Ransomware attacks are becoming more severe and sophisticated in all industries, particularly against governmental organizations, financial institutions, and healthcare facilities. The victims’ laxer cybersecurity measures, such as insufficient system backups and ineffective incident response capabilities, have increased these attacks.
Today, cybercriminals frequently use tried-and-true strategies like mass phishing and targeted spear-phishing campaigns to trick victims into downloading malicious files or visiting malicious websites, exploiting software bugs and remote desktop protocol endpoints, or using “drive-by” malware attacks to infect legitimate websites with malicious code.
The majority of ransomware variants use file encryption as a method of extortion. Data is encrypted on the victim’s device, and the hacker demands a ransom to unlock the files. The Master File Table (MFT) or the computer’s entire hard drive could be encrypted by ransomware. A denial-of-access attack prevents computer users from accessing files because it is impossible to decrypt them without the decryption key.
The best defense against ransomware is frequently proactive prevention through good cyber hygiene, cybersecurity controls, and business continuity resiliency. This article will look at some recent ransomware incidents and related payment patterns.
Cybercriminals use “double extortion schemes” more frequently, which involve removing private information from targeted networks, encrypting system files, and requesting a ransom. If the victim does not pay the ransom, cybercriminals threaten to publish or sell the stolen data. The use of the system breach by cybercriminals to target additional parties connected to the initial victim, such as the victim’s business partners and customers, to identify follow-on targets has also surfaced in other extortion schemes. These outside parties might give the attacker new power over the victim.
Use of Anonymity-Enhanced Cryptocurrencies (AECs)
Cybercriminals typically demand that ransomware payments be made in CVCs, most frequently in the form of Bitcoin. However, they also more frequently demand or encourage victims to make payments in AECs that lessen the transparency of CVC financial flows through features like mixing and cryptographic enhancements that make transactions anonymous. Cybercriminals have even offered victims who pay their ransoms in AECs discounted rates. Monero is one such AEC that ransomware criminals are increasingly requesting.
Unregistered CVC Mixing Services
Cybercriminals frequently use mixers to hide their illegal activities and protect their illicit gains. Mixers combine CVC from other mixer users and divide the value into numerous small pieces that travel through numerous intermediary accounts to “break” the connection between the sender and the receiver of the CVC transaction. As a result, cybercriminals exchange CVCs that are directly connected to a specific crime for other CVCs of comparable value coming from different sources. Mixers are companies that offer both anonymizing services and anonymizing software.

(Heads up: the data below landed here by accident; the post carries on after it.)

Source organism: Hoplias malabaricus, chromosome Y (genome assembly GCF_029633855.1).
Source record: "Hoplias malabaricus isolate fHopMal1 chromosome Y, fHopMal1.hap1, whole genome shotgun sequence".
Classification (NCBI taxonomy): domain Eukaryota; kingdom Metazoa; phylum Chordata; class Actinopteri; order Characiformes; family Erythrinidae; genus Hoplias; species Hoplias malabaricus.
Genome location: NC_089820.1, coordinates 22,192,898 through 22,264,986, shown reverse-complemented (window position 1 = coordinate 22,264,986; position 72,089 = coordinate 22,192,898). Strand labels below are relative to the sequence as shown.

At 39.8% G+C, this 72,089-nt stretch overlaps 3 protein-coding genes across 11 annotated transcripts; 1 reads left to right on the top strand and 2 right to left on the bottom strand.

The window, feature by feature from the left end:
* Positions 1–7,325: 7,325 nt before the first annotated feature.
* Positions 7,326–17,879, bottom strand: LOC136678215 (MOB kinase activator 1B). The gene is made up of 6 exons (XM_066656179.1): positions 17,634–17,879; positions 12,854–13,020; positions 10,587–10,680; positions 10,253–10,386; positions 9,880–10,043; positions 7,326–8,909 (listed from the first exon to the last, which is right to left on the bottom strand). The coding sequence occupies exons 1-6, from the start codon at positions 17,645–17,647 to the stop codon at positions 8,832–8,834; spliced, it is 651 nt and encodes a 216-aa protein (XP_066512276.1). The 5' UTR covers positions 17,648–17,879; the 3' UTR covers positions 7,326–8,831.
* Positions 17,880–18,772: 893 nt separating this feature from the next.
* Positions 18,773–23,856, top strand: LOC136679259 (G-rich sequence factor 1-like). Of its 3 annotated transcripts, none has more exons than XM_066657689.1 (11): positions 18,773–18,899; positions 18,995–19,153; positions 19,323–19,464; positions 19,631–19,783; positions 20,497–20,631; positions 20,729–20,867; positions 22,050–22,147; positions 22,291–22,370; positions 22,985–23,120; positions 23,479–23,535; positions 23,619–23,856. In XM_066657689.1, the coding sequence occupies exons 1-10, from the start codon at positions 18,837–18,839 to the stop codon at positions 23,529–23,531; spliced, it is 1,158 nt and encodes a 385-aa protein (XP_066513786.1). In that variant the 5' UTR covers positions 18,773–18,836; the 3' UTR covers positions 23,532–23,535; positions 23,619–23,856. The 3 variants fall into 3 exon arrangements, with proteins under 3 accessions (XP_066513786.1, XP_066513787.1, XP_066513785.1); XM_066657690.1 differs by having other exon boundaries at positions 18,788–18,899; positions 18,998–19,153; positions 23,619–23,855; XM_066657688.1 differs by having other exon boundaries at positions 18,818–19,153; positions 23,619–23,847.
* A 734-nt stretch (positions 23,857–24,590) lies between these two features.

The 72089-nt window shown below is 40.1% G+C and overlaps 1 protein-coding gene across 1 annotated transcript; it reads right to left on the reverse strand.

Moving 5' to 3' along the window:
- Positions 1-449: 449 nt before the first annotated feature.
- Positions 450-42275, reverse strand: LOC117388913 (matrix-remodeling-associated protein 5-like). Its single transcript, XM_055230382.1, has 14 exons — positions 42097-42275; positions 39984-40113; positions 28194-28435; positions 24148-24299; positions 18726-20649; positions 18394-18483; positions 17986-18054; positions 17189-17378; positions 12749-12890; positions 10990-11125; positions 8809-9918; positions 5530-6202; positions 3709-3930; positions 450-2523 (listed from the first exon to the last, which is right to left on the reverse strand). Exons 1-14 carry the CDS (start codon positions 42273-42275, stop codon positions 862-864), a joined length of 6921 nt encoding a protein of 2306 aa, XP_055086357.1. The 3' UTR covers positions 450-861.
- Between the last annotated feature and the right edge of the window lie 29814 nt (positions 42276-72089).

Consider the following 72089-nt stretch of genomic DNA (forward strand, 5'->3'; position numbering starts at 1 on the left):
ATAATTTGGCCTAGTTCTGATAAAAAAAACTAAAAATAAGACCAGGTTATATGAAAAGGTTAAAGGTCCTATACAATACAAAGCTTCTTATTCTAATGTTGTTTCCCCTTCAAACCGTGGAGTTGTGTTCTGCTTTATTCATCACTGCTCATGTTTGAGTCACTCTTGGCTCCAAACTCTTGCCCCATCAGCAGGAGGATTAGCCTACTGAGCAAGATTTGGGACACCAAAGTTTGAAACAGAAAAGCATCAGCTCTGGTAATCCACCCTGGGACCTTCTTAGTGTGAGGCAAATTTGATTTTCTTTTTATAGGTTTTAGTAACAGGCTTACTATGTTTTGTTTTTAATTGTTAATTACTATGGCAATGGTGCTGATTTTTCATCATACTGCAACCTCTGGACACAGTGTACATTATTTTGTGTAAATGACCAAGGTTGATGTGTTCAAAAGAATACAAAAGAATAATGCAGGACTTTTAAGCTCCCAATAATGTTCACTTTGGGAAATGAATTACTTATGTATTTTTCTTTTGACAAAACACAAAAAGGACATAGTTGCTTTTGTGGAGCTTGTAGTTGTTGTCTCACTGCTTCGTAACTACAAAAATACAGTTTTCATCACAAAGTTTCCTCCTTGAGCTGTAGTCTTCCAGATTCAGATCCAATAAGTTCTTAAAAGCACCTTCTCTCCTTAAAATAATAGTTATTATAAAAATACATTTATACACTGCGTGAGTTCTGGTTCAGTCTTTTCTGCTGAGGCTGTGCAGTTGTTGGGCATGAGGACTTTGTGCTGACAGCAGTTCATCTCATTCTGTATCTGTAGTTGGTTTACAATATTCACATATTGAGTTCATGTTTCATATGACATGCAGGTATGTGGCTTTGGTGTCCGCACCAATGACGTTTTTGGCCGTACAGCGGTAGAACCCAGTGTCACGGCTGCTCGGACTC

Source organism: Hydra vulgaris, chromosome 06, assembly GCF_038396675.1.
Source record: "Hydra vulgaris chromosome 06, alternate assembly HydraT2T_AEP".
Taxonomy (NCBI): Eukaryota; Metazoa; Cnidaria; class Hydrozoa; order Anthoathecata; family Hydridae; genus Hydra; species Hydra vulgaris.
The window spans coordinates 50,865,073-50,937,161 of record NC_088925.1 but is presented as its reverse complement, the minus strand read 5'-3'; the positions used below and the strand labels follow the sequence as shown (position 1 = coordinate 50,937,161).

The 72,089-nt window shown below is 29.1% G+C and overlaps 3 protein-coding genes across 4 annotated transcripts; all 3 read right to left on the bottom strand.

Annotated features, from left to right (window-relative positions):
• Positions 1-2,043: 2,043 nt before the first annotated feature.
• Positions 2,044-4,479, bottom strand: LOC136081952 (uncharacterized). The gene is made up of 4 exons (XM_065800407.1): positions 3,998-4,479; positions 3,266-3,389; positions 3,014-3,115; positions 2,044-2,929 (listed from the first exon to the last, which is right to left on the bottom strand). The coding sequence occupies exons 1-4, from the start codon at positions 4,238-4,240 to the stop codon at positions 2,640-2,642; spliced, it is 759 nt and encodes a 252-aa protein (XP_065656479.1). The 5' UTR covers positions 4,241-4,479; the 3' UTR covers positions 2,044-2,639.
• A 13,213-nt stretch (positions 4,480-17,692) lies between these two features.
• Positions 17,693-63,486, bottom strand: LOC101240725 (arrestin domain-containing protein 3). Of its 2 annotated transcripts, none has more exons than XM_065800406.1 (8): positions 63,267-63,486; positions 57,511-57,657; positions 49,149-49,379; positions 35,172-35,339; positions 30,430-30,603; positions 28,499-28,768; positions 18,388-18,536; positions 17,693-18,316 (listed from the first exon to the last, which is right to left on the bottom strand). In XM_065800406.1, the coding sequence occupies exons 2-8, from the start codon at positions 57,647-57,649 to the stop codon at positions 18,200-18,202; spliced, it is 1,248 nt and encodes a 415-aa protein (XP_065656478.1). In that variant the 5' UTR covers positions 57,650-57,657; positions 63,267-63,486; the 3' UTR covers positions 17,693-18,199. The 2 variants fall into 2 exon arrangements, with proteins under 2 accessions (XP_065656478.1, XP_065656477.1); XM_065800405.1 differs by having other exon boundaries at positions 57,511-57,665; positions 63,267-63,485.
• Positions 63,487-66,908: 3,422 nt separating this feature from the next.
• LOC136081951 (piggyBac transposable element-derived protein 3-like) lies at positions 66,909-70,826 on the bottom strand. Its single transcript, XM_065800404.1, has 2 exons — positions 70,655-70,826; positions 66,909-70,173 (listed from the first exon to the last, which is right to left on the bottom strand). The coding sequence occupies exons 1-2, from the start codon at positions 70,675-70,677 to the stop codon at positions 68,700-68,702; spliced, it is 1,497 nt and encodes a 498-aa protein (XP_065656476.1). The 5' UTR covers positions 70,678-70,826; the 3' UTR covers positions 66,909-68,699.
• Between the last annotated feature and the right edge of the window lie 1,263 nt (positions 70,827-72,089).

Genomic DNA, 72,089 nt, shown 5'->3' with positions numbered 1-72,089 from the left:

Cashing Out Through Foreign CVC Exchanges
Cybercriminals frequently use CVC exchanges with lax compliance controls or that operate in regions with little regulatory oversight to launder and cash out illicit proceeds. These exchanges frequently occur in high-risk zones or zones without active information-sharing agreements with other nations. Cybercriminals and their associates may use these exchanges to enable the conversion of “dirty” CVC to their preferred fiat currency or legal tender for reintegration into the financial system.
Ransomware Criminals Forming Partnerships and Sharing Resources
Through ransomware-as-a-service (RaaS), a business model in which ransomware developers sell or otherwise deliver ransomware software to individuals or groups that have independently obtained unauthorized access to the victim network, many cybercriminals participate in profit sharing. Ransomware infections on computer networks are possible by RaaS, enabling online criminals of all skill levels to profit from their unauthorized access. A portion of any ransom paid by the victim is frequently given to the RaaS developer as part of the profit-sharing agreement. The DarkSide ransomware, which cybercriminals used against Colonial Pipeline in early 2021, is a recent illustration of this model.
Use of “Fileless” Ransomware
Because the malicious code is written to a computer’s memory rather than a hard drive file, fileless ransomware is a sophisticated tool that can be difficult to detect. This allows cybercriminals to get past standard antivirus and malware defenses.
“Big Game Hunting” Schemes
Cybercriminals are increasingly selecting larger companies to target to demand larger payouts; this practice is known as “big game hunting.” Due to the importance of their services, cybercriminals may target businesses with lax security measures and a higher propensity to pay the ransom.